That is the work of the Holy Spirit par excellence, to bridge the gaps, to enable us to cross boundaries - in love. The Holy Spirit is not given to help us speak in strange and other-worldly languages so that we can be seen by others to be spiritual or religious - and therefore different from others. The outpouring of the Spirit at Pentecost enabled the apostles to speak in the languages of their hearers. Mostly the Church has thought that the Holy Spirit is given to enable the unchurched to understand the language of the Church - so we continue to use long words like "cantuar", "evangelism" and "redemption" - I mean the list is endless. We too have our "new moons", "matters of food and drink" and "visions" by which we measure others - disqualifying others and "insisting on (their!) self abasement ..." (Col 2:16,18) The Holy Spirit is given that we might learn the language others use and respond to them in their own terms - with words of acceptance and comfort.

As I look at the Lord's prayer, it strikes me how unnecessary all the petitions are. It is not just that God can't lead us into temptation. The Father is hallowed with or without our proclamation. The coming of the kingdom is in God's hands surely, and it will come neither sooner or later than God has already determined. God gives us our daily bread, he causes his rain to fall on the just and the unjust alike. God forgives us our sins. God doesn't bring us to the time of trial either.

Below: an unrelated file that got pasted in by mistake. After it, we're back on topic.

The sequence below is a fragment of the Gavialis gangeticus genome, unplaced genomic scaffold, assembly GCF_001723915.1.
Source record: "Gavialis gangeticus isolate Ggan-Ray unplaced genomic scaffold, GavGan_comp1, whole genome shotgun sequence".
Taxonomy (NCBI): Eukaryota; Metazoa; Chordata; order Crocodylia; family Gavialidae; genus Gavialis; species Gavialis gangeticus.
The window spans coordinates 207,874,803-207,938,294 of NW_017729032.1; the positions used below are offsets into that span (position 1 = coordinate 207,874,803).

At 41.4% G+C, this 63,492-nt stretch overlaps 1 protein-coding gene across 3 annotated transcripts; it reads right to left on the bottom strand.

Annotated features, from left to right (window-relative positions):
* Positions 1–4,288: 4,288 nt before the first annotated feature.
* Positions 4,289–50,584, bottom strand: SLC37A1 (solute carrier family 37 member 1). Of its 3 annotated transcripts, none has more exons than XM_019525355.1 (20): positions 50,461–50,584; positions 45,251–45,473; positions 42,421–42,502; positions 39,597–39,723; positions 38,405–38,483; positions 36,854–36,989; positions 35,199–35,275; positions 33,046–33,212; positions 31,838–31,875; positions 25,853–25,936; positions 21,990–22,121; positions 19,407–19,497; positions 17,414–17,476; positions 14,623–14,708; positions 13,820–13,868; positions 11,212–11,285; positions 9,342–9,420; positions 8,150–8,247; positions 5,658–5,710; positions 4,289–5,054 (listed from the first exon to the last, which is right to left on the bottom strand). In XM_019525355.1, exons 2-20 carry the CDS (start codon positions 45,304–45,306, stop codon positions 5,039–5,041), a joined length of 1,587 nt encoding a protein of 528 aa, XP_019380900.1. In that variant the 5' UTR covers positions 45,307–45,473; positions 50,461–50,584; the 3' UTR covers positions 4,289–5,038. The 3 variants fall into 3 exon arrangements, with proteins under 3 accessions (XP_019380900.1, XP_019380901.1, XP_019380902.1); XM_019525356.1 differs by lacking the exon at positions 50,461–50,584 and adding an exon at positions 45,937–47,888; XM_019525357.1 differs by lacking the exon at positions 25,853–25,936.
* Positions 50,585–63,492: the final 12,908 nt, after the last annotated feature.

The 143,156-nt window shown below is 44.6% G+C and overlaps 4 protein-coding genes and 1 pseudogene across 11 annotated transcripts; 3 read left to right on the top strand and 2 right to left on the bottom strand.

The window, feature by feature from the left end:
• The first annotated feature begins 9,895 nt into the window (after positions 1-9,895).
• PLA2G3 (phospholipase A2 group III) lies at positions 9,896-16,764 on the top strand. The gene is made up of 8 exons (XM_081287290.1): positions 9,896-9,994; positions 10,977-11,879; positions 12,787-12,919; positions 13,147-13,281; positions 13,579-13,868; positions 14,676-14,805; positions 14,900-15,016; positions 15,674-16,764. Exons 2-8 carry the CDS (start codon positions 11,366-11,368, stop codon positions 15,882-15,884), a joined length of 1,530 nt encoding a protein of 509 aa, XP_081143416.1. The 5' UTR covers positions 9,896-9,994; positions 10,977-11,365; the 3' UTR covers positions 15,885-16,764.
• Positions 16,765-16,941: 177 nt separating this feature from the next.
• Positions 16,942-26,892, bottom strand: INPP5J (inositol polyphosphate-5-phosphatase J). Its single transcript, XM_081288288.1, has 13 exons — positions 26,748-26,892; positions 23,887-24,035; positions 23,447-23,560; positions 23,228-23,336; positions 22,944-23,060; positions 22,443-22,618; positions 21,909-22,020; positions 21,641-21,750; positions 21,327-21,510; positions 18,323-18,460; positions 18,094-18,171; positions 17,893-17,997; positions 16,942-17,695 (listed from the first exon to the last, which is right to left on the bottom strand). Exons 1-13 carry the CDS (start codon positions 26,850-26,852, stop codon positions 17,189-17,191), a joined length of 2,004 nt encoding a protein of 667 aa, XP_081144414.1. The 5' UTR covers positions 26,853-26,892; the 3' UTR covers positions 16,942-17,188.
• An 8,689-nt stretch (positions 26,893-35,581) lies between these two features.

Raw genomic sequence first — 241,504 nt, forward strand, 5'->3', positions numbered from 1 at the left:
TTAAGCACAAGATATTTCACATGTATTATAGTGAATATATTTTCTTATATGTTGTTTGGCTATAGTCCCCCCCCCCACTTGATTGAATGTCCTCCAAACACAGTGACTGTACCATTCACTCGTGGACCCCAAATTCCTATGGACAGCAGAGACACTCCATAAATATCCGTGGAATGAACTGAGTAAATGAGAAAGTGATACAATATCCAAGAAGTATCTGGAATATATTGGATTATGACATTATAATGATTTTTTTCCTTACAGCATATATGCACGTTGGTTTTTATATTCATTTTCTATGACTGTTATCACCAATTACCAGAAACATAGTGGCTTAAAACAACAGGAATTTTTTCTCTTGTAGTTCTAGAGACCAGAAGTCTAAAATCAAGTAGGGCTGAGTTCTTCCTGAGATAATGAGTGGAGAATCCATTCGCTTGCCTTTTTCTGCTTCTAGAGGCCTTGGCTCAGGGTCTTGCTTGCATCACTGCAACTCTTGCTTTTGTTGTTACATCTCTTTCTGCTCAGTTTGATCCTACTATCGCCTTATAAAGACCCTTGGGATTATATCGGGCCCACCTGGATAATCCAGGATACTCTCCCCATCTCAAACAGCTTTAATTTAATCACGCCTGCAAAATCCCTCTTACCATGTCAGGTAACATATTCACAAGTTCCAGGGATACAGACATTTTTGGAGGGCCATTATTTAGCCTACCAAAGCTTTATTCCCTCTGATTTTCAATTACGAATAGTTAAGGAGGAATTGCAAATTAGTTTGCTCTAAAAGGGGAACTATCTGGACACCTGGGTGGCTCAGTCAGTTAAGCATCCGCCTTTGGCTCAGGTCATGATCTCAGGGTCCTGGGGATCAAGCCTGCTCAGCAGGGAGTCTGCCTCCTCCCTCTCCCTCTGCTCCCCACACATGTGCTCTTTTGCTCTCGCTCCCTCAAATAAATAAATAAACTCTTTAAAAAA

Who are we praying to and what is all this about? One of the standard answers is that God likes us to ask, and this is both true and false. It is true in the sense that God wants us to be able to articulate what we desire and God can't change our minds. God can't give world peace, no matter how earnestly we pray for it on Sundays while we are hateful towards the rest of humanity for the rest of the week. It is false if we take it to mean that God especially likes properly subservient children - ones that are seen and not heard ...

I wonder what it would be like if we were to say instead: "Father, I hallow your name, therefore bring my kingdom, give me each day my daily bread, forgive my sins for I forgive others indebted to me, and do not bring me to the time of trial." I wonder if that is not what we actually mean when we pray this prayer ... if not by our words, but by our actions ... So no matter how earnestly we pray "Our Father ..." when in reality we are praying "My Father ..." - how much notice will God take of us?

It would seem to me that if the phenomenon behind Pauline Hanson's "One Nation" party is not racism, it is certainly concerned with "me" over and against others.

Let me stress to one and to all - I am not pointing the finger at the wicked sinners in Ireland or in the One Nation party - self interest infects me as much as anyone else.

Jesus indeed bids us ask - but we need to ask as much for others as for ourselves. Jesus cannot give to us and withhold from others. The Lord's prayer is as much a call to us to action as it is for God to do something. And the call to us is to recognise that we and all people share a common humanity under God and we are called to respect and share with others.